There was a feeling of incredible exposure when my veil of golden locks were gone. Not only could I see the true shape of my scalp (it’s quite round and wee-sized), there were all my facial imperfections (aka wrinkles) that became exposed like a magnifying glass. No whisps or curled bangs to hide my genetically-acquired wrinkled forehead and crows feet and I lost the external feature for people to recognize and admire me for…or so I thought. Does it sound vain? Absolutely! However, that is what hair can do…protect and enhance vanity. Then when there are no longer any eyebrows and eyelashes to add accent to your face…WHAM!…you see the real external you and for me, the exposure eventually gave me the Hubble view of the well-hidden, internal me.
Although my internal identity process had entered the express lane and I was travelling at turbo speed with no brakes, there was incredible support from many around me. After all, they recognized me without my golden locks and they knew cancer was at the heart of it. But I didn’t face my real fear or, should I say, truly realize my main fear…was I recognizable to others without my hair. Did I leave a mark on others to remember me beyond my scalp accessory.
There was a ‘snap out of it’ slap in the face moment when I heard a voice calling my name in a parking lot in Tennessee. It took an old friend Luke Laeser, whom I hadn’t seen in years, to recognize me from a distance even though I was wearing a hat and winter coat. He unknowingly gave me the monumental (but can seem trivial) gift of value beyond appearance. It was clear that my hair wasn’t the only identifier of me, my laugh was too! He only showed me happiness and indifference to my new appearance. From that moment came incredible relief…I was memorable without my veil of vanity.
So my thoughts turned to how much weight was placed on my external appearance and should the privilege of getting my hair back occur (there is always the possibility your hair won’t grow back after chemo) there was certainty that there wouldn’t be so much importance placed on what grew on my head, face or anywhere else. I would officially just be a ‘fan of hair,’ but there would be no such thing as a bad hair day and having hair is a privilege!
It wasn’t long after that revelation that another test of my will came at ramming speed! I was exposed to being within earshot of harsh judgement of strangers seeing a bald woman. You see, most of my time was spent within the fairy-tale bubble where the world is a perfect place because I was amongst my friends. It wasn’t until my first climbing trip alone, post chemo, I heard the comments, “butch” and “dyke” along with other comments I’ll leave out. I had muscles and I was bald and the views by some were brutal. “Welcome to the real world,” I told myself. Not only did they not have any interest or forethought to understand why I was bald, they ensured their insults were heard loud and clear. Suddenly I was on the other side of acceptable beauty. A guy could be bald, some of them don’t have a choice but the criticism is nearly non-existent. Be a female and you have to fit into some marketing stereotype that certainly doesn’t include muscles, baldness or both.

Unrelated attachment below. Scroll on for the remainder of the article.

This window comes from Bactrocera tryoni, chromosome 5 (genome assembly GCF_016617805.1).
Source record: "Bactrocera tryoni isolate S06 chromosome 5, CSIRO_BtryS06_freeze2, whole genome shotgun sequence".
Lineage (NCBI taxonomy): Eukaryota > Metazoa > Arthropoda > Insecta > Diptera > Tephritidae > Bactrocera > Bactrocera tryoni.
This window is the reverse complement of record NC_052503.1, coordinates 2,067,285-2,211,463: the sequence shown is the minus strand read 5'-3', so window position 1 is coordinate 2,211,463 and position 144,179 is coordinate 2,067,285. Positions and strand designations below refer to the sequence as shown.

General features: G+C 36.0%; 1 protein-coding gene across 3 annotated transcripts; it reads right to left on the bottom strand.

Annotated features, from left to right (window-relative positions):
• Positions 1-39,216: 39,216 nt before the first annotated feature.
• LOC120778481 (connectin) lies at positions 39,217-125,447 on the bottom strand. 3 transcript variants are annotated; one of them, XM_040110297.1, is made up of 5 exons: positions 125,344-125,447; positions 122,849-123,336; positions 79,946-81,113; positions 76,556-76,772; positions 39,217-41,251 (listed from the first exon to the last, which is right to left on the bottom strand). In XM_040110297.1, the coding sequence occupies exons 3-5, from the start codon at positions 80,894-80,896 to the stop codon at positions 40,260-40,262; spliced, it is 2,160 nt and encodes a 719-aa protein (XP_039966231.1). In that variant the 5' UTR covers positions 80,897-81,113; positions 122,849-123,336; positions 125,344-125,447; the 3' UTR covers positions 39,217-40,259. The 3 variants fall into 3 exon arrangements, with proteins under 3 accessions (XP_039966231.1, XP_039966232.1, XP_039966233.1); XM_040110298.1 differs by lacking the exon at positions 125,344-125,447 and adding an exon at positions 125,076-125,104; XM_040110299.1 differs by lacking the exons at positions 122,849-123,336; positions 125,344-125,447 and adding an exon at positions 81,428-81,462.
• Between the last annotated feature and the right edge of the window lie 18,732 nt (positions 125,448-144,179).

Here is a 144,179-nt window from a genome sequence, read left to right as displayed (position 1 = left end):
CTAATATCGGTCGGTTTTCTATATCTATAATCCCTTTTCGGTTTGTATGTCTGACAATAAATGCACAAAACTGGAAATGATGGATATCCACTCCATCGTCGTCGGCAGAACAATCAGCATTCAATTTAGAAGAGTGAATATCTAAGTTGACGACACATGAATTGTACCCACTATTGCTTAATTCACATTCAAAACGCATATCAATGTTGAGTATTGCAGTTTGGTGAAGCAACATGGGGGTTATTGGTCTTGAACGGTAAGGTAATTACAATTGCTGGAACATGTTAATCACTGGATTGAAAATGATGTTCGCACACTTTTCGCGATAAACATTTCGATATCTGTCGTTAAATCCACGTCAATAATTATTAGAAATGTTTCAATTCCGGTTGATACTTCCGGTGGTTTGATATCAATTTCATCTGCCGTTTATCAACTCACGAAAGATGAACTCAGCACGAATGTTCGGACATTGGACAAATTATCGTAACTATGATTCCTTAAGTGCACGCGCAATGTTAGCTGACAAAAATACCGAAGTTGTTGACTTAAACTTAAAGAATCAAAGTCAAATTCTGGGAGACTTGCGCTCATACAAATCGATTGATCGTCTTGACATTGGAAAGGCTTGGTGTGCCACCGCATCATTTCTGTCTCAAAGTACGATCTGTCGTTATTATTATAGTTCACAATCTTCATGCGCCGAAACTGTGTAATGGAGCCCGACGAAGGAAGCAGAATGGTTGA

These insults helped me find the other part of myself; the part that feels good regardless of what others think about me based on my appearance. Not that I cared that much about what people thought about me, if I did, I wouldn’t have been as loud and outspoken as I have been for many years. However, I did rely on part of my identity being linked to appearance because I didn’t dig deep enough to bring to the surface the purest of confidence…the honest and non-superficial confidence.
So the long and short of it (pun intended), try and appreciate the fact that you have hair! As I sit here playing with my newly- acquired head of golden fleece and work on growing it to a length that helps me achieve all that I dreamt about should it ever grow back, my connection to it is different. I love the experience of brushing the tangles out of it, letting it get dirty and feeling the wind blow it against my face. I can’t grow a uni-brow, but if I could, it would be short-lived and I’m psyched that I would have a choice. As for the hair in private places; well you need some and it is useful. If I have to lose my hair again to duke it out with the grim reaper, I’m OK with that. Besides, you can’t blame the grim reaper for wanting hair too! After all, every day is a good hair day!
On a final note, think twice about your judgement of others and their absence of hair. Some didn’t choose to lose their hair, they may have just been fighting for their life, and even if they did choose to be as clean as Mr. Clean, “dyke, butch” and other words I won’t mention are unwarranted. Let’s break the behaviour that places people into some category that should never have existed in the first place. After all, you may just be devoid of hair one day.
For those that read this all the way through, thanks.